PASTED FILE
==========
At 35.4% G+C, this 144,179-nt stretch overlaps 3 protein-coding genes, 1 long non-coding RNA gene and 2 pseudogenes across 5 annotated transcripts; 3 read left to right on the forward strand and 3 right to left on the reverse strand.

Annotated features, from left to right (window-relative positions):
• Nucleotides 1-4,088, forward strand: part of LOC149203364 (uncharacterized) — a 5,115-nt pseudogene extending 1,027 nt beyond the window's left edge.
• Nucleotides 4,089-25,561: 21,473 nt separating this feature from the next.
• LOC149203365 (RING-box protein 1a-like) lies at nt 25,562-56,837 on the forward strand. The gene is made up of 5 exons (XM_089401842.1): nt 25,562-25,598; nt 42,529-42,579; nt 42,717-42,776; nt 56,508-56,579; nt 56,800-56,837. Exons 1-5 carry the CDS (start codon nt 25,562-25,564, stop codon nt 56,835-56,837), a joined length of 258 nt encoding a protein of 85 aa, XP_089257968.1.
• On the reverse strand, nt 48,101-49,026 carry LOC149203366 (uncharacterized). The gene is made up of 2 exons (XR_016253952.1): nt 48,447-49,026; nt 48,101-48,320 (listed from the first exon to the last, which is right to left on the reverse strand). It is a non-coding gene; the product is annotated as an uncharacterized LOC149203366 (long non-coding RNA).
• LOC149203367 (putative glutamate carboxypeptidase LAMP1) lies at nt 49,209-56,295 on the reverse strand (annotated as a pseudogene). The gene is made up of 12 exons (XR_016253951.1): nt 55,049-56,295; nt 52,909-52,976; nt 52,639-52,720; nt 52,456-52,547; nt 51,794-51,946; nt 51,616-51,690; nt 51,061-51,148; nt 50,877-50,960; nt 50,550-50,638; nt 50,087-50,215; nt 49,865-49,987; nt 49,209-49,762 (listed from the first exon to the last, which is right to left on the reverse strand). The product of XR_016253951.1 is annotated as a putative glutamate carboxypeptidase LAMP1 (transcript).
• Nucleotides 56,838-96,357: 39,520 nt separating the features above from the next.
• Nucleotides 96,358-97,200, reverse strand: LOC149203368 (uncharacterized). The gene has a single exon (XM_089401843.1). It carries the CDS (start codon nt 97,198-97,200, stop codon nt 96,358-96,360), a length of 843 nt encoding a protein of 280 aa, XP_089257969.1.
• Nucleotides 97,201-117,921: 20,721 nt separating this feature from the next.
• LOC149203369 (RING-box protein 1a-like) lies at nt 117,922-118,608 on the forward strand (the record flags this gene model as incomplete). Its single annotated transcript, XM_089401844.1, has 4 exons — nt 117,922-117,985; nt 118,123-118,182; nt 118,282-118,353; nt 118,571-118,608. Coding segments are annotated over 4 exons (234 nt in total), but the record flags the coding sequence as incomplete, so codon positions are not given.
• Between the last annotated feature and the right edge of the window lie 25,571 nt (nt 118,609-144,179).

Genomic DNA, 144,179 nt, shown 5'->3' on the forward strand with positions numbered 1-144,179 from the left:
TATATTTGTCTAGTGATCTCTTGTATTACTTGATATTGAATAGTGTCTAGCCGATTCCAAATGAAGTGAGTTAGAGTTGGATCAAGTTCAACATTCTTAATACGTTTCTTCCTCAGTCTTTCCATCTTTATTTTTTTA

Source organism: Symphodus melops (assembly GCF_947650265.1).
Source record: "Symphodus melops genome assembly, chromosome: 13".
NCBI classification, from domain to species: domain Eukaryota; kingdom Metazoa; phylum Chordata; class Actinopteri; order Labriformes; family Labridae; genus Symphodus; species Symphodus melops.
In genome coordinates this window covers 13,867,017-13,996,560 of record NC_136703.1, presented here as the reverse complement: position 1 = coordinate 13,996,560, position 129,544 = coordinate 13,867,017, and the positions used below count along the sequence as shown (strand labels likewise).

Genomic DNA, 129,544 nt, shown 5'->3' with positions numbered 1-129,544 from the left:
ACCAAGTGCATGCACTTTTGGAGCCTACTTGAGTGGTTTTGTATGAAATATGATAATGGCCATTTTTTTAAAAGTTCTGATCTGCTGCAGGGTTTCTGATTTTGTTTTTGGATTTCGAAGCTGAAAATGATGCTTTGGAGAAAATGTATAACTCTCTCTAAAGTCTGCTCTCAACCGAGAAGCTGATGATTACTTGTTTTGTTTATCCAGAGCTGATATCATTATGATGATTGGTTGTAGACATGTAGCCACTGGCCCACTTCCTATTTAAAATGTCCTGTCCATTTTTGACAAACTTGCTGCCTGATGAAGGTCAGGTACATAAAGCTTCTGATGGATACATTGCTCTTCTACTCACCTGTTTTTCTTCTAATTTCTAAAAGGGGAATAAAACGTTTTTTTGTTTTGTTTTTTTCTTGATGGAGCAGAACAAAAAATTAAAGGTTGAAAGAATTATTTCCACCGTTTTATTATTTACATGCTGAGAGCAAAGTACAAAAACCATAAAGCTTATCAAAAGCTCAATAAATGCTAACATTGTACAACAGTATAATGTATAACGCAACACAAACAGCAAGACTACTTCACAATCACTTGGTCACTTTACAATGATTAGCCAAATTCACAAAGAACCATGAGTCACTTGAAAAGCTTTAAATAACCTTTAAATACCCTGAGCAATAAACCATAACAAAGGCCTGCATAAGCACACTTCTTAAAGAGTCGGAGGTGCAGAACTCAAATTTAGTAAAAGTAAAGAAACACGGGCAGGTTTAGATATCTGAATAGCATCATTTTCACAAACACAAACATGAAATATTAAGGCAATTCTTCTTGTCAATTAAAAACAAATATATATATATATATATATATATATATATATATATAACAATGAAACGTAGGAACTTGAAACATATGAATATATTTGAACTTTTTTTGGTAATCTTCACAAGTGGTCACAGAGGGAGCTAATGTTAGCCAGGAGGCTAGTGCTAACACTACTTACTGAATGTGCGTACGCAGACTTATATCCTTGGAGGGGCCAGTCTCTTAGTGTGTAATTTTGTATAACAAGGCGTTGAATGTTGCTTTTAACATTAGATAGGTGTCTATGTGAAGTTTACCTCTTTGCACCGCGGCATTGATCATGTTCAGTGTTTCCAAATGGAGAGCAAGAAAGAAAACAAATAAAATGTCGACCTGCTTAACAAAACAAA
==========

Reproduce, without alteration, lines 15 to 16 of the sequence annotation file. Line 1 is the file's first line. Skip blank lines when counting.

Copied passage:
Source organism: Symphodus melops (assembly GCF_947650265.1).
Source record: "Symphodus melops genome assembly, chromosome: 13".